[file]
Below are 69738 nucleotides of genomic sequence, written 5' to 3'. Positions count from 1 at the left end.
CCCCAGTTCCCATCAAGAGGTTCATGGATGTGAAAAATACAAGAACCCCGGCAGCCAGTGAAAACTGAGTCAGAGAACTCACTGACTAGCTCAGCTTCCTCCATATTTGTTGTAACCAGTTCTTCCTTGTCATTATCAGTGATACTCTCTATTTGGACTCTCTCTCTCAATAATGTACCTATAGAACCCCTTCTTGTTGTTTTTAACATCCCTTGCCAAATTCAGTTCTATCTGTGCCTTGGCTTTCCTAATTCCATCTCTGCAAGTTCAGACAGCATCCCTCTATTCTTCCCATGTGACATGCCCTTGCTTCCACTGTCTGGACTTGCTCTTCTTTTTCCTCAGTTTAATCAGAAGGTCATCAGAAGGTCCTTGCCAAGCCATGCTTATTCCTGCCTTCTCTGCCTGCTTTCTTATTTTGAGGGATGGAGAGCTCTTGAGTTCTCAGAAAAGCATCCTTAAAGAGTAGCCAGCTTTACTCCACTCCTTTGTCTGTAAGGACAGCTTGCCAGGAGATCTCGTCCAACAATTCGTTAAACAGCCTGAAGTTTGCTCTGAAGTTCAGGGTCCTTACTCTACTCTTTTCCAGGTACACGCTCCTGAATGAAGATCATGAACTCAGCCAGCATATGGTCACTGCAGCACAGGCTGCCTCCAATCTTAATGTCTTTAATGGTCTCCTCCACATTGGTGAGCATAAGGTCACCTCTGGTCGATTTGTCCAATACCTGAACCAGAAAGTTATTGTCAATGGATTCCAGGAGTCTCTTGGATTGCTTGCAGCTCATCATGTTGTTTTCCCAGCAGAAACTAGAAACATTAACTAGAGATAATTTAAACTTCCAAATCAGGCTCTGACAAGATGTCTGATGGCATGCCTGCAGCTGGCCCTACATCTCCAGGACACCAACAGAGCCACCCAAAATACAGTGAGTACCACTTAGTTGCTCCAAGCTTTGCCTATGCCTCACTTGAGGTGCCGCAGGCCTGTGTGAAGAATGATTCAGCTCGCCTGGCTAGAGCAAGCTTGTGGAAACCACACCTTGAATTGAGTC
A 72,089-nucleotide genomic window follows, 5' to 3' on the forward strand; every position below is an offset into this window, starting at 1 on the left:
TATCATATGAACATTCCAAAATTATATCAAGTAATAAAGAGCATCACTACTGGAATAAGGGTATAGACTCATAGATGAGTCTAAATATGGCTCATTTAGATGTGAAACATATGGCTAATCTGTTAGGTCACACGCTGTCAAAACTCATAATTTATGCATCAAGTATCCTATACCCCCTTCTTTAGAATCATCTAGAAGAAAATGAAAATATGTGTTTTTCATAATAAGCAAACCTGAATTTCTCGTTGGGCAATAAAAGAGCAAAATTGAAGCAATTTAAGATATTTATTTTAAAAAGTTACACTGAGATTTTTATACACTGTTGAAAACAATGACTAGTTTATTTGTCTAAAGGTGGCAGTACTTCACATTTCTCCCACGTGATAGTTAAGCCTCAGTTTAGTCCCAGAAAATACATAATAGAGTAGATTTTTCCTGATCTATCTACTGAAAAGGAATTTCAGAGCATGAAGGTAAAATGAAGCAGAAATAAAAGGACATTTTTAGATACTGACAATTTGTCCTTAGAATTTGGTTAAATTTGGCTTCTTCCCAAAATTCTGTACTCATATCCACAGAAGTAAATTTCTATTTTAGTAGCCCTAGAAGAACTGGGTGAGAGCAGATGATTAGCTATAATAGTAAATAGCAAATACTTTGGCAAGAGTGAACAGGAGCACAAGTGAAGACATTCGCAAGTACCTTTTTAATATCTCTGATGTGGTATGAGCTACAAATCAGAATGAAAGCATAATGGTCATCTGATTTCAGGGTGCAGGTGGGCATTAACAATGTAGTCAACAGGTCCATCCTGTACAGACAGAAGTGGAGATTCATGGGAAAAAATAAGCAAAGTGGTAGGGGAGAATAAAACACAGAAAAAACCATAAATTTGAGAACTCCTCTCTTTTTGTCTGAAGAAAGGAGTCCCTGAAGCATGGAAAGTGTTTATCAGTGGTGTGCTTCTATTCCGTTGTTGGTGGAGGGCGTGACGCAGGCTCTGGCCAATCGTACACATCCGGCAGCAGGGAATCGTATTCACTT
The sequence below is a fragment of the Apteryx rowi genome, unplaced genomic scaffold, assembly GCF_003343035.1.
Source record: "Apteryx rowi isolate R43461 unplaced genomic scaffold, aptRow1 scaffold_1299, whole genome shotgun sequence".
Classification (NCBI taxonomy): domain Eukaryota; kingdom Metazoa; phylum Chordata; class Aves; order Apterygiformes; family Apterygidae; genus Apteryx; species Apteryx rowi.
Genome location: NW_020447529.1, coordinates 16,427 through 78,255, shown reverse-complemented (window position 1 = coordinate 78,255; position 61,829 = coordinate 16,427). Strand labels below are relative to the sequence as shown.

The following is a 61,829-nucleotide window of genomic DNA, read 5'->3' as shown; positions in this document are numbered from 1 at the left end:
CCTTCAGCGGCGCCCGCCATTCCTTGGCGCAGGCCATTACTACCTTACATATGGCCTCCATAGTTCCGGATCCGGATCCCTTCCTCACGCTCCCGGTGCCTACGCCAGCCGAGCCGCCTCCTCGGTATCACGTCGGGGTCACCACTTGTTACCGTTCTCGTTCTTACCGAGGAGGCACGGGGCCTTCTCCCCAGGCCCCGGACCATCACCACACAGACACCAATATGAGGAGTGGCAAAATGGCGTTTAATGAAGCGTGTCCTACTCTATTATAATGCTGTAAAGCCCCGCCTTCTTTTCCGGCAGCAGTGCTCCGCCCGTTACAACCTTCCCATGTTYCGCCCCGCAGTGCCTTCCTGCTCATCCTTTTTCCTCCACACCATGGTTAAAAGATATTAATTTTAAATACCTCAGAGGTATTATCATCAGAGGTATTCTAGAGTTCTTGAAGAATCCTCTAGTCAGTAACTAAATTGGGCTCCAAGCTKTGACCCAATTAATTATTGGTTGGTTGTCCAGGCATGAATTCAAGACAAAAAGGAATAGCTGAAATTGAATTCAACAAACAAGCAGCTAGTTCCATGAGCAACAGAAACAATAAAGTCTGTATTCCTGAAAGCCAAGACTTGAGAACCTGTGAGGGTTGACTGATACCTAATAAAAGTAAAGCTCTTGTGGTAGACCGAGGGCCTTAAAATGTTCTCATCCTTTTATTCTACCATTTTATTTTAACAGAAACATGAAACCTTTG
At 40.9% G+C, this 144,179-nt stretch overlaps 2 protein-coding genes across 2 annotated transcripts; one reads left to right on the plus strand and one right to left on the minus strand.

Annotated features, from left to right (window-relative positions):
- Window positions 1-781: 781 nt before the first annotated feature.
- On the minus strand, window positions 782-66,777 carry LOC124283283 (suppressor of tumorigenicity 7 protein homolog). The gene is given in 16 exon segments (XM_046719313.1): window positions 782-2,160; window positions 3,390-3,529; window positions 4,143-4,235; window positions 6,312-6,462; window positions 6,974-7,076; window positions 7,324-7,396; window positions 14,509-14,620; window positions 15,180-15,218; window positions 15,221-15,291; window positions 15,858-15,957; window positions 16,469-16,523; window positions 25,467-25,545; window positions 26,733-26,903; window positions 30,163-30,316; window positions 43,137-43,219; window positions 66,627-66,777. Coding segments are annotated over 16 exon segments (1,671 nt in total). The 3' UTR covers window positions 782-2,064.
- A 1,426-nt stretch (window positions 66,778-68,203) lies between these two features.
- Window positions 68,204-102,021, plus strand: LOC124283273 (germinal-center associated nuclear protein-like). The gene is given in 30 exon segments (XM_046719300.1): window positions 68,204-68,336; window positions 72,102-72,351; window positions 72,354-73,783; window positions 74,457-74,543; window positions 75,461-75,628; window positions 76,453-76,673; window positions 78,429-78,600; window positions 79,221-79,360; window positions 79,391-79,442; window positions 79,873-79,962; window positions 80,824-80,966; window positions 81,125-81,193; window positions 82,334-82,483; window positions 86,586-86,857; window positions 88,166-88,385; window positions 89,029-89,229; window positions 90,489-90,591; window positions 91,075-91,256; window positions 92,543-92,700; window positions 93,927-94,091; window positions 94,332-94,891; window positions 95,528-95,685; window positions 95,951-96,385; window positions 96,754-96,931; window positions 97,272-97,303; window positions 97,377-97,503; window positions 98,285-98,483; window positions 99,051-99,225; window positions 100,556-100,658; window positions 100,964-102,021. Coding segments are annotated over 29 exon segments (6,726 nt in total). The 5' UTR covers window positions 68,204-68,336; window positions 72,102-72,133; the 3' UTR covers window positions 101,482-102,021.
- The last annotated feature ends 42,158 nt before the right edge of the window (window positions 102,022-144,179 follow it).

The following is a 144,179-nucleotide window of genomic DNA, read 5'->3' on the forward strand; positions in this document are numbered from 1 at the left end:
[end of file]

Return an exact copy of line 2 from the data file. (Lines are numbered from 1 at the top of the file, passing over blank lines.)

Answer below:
CCCCAGTTCCCATCAAGAGGTTCATGGATGTGAAAAATACAAGAACCCCGGCAGCCAGTGAAAACTGAGTCAGAGAACTCACTGACTAGCTCAGCTTCCTCCATATTTGTTGTAACCAGTTCTTCCTTGTCATTATCAGTGATACTCTCTATTTGGACTCTCTCTCTCAATAATGTACCTATAGAACCCCTTCTTGTTGTTTTTAACATCCCTTGCCAAATTCAGTTCTATCTGTGCCTTGGCTTTCCTAATTCCATCTCTGCAAGTTCAGACAGCATCCCTCTATTCTTCCCATGTGACATGCCCTTGCTTCCACTGTCTGGACTTGCTCTTCTTTTTCCTCAGTTTAATCAGAAGGTCATCAGAAGGTCCTTGCCAAGCCATGCTTATTCCTGCCTTCTCTGCCTGCTTTCTTATTTTGAGGGATGGAGAGCTCTTGAGTTCTCAGAAAAGCATCCTTAAAGAGTAGCCAGCTTTACTCCACTCCTTTGTCTGTAAGGACAGCTTGCCAGGAGATCTCGTCCAACAATTCGTTAAACAGCCTGAAGTTTGCTCTGAAGTTCAGGGTCCTTACTCTACTCTTTTCCAGGTACACGCTCCTGAATGAAGATCATGAACTCAGCCAGCATATGGTCACTGCAGCACAGGCTGCCTCCAATCTTAATGTCTTTAATGGTCTCCTCCACATTGGTGAGCATAAGGTCACCTCTGGTCGATTTGTCCAATACCTGAACCAGAAAGTTATTGTCAATGGATTCCAGGAGTCTCTTGGATTGCTTGCAGCTCATCATGTTGTTTTCCCAGCAGAAACTAGAAACATTAACTAGAGATAATTTAAACTTCCAAATCAGGCTCTGACAAGATGTCTGATGGCATGCCTGCAGCTGGCCCTACATCTCCAGGACACCAACAGAGCCACCCAAAATACAGTGAGTACCACTTAGTTGCTCCAAGCTTTGCCTATGCCTCACTTGAGGTGCCGCAGGCCTGTGTGAAGAATGATTCAGCTCGCCTGGCTAGAGCAAGCTTGTGGAAACCACACCTTGAATTGAGTC